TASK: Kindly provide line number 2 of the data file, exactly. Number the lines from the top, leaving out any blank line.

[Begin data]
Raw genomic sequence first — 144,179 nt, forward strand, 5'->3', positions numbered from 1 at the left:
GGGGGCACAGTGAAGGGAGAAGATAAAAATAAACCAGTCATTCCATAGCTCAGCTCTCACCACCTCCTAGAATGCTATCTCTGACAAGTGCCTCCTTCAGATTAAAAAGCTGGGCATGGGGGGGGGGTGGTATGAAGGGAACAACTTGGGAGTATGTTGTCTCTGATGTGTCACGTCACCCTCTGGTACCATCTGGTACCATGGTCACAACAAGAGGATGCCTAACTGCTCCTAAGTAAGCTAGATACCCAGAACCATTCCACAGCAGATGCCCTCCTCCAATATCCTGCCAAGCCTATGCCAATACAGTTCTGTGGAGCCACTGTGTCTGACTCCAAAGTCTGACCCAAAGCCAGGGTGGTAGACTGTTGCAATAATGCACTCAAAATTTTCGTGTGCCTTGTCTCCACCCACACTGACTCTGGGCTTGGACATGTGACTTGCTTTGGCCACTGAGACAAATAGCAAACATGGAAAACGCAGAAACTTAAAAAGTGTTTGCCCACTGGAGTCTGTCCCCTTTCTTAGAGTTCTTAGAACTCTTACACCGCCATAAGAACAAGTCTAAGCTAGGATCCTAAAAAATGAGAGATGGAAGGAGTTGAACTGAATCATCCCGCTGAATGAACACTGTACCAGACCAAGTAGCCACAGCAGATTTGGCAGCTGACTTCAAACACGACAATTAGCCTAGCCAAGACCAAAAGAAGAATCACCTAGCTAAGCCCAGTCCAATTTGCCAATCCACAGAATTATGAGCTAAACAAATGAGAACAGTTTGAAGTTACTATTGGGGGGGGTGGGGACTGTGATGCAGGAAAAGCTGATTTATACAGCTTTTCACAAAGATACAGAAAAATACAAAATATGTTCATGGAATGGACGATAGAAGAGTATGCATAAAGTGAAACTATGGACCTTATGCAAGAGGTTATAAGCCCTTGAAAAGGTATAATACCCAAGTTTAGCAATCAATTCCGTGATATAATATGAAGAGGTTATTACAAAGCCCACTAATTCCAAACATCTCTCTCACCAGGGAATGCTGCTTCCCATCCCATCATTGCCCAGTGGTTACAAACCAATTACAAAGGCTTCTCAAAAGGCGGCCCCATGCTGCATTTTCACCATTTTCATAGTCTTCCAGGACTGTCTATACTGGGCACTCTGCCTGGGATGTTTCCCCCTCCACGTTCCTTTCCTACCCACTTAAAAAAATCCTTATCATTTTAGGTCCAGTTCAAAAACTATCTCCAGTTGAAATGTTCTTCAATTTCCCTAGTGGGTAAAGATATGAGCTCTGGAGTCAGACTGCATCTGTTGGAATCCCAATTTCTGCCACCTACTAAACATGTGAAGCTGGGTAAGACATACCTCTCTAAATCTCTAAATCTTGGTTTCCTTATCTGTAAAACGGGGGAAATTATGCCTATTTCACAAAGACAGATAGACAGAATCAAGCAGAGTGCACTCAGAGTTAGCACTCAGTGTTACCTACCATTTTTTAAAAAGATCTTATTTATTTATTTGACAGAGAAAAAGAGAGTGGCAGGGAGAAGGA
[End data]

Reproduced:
GGGGGCACAGTGAAGGGAGAAGATAAAAATAAACCAGTCATTCCATAGCTCAGCTCTCACCACCTCCTAGAATGCTATCTCTGACAAGTGCCTCCTTCAGATTAAAAAGCTGGGCATGGGGGGGGGGTGGTATGAAGGGAACAACTTGGGAGTATGTTGTCTCTGATGTGTCACGTCACCCTCTGGTACCATCTGGTACCATGGTCACAACAAGAGGATGCCTAACTGCTCCTAAGTAAGCTAGATACCCAGAACCATTCCACAGCAGATGCCCTCCTCCAATATCCTGCCAAGCCTATGCCAATACAGTTCTGTGGAGCCACTGTGTCTGACTCCAAAGTCTGACCCAAAGCCAGGGTGGTAGACTGTTGCAATAATGCACTCAAAATTTTCGTGTGCCTTGTCTCCACCCACACTGACTCTGGGCTTGGACATGTGACTTGCTTTGGCCACTGAGACAAATAGCAAACATGGAAAACGCAGAAACTTAAAAAGTGTTTGCCCACTGGAGTCTGTCCCCTTTCTTAGAGTTCTTAGAACTCTTACACCGCCATAAGAACAAGTCTAAGCTAGGATCCTAAAAAATGAGAGATGGAAGGAGTTGAACTGAATCATCCCGCTGAATGAACACTGTACCAGACCAAGTAGCCACAGCAGATTTGGCAGCTGACTTCAAACACGACAATTAGCCTAGCCAAGACCAAAAGAAGAATCACCTAGCTAAGCCCAGTCCAATTTGCCAATCCACAGAATTATGAGCTAAACAAATGAGAACAGTTTGAAGTTACTATTGGGGGGGGTGGGGACTGTGATGCAGGAAAAGCTGATTTATACAGCTTTTCACAAAGATACAGAAAAATACAAAATATGTTCATGGAATGGACGATAGAAGAGTATGCATAAAGTGAAACTATGGACCTTATGCAAGAGGTTATAAGCCCTTGAAAAGGTATAATACCCAAGTTTAGCAATCAATTCCGTGATATAATATGAAGAGGTTATTACAAAGCCCACTAATTCCAAACATCTCTCTCACCAGGGAATGCTGCTTCCCATCCCATCATTGCCCAGTGGTTACAAACCAATTACAAAGGCTTCTCAAAAGGCGGCCCCATGCTGCATTTTCACCATTTTCATAGTCTTCCAGGACTGTCTATACTGGGCACTCTGCCTGGGATGTTTCCCCCTCCACGTTCCTTTCCTACCCACTTAAAAAAATCCTTATCATTTTAGGTCCAGTTCAAAAACTATCTCCAGTTGAAATGTTCTTCAATTTCCCTAGTGGGTAAAGATATGAGCTCTGGAGTCAGACTGCATCTGTTGGAATCCCAATTTCTGCCACCTACTAAACATGTGAAGCTGGGTAAGACATACCTCTCTAAATCTCTAAATCTTGGTTTCCTTATCTGTAAAACGGGGGAAATTATGCCTATTTCACAAAGACAGATAGACAGAATCAAGCAGAGTGCACTCAGAGTTAGCACTCAGTGTTACCTACCATTTTTTAAAAAGATCTTATTTATTTATTTGACAGAGAAAAAGAGAGTGGCAGGGAGAAGGA